Earth Is Starting to Run Out of Sand

Sand provides a number of benefits to businesses from a diverse number of industries, but its excessive extraction has begun to send up more and more red flags as concern grows about the environmental consequences it brings with it.
Mario L. Major

When most of us think of limited resources, typically fossil fuels, trees or fresh water reserves come to mind. But, can we now add sand to the list? Well, according to scientists, our sand supplies are not only being depleted, but it’s happening at an alarming rate. Certainly, we’re all aware of the growing population in the world and its related effect on increasing demand for resources.

However, in order to correctly address the issue, we will all need to broaden our concept of not only the meaning of mineral reserves depletion but also the various industries that rely upon sand mining to sustain production. Crushed stone, gravel and sand are the most crucial elements involved.

Earth Is Starting to Run Out of Sand
Source: Pixabay

The sand which is mined, done at rivers, beaches and sea floors, is used in three main areas: construction purposes including concrete and asphalt, glass, electronics and fracking for the recovery of gas and oil from shale. Moreover, the extraction of this resource is relatively easier than other traditional methods such as mineral mining. Added to this is the large misconception that sand is a resource that is abundant and inexhaustible.

Bank erosion and river degradation are the most immediate effects of sand mining. Another issue is the political dimension—in many developing countries, sand is illegally mined more and more by powerful groups supported by international businesses—some have begun to refer to them as ‘the sand mafia’—so local law enforcement are often powerless to intervene. Just this year there was a controversial story involving a local constable trying to intervene in illegal sand mining along the banks of India’s Yamuna River which ended fatally.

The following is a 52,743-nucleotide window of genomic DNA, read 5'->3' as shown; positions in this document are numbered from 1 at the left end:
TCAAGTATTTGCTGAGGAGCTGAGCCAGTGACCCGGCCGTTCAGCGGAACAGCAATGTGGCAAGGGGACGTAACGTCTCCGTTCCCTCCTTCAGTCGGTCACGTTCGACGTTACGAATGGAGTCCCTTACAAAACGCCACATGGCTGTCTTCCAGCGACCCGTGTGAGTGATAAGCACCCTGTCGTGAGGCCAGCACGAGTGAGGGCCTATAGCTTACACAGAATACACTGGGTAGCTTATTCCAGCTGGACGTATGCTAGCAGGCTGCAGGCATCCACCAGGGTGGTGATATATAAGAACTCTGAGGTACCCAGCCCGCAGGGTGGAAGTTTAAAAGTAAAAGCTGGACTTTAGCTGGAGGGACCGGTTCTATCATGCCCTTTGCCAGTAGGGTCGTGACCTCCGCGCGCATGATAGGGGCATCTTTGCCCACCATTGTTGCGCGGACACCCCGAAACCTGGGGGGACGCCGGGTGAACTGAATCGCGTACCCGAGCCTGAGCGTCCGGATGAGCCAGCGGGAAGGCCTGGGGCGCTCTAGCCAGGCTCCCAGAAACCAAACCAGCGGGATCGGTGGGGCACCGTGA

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Earth Is Starting to Run Out of Sand
Source: EJOLT

In a report published in the Science journal, the environmental effects of excessive sand mining are laid bare:

“Rapid urban expansion is the main driver of increasing sand appropriation...Sand and scarcity is an emerging issue with major socio-political, economic, and environmental implications...[For instance]In Sri Lanka, extensive sand mining exacerbated the impacts of the 2004 Indian Ocean tsunami... The high profits generated by sand trade often lead to social and political conflicts, including violence, rampant illegal extraction and trade, and political tensions between nations.”

Mining or Bust?

The environmental impact aside, if we accept the reality that sand is a finite resource, the industries which rely heavily upon the resource will also soon be affected.

According to a landmark report released by the Club of Rome assessing mineral depletion and its effect on production:

"Extraction is becoming more and more difficult as the easy ores are depleted. More energy is needed to maintain past production rates, and even more is needed to increase them,” continuing with a clear and very stern warning, “The production of many mineral commodities appears to be on the verge of decline… we may be going through a century-long cycle that will lead to the disappearance of mining as we know it."

As sand depletion is fueled by profits, there has not been much in the way of large-scale effort from government; however, local communities have begun fighting back with fresh initiatives that involve putting pressure on policy-makers to take firmer positions. Sand mining, like climate change, is an issue which will require the public educating itself and an all-out effort to take action.

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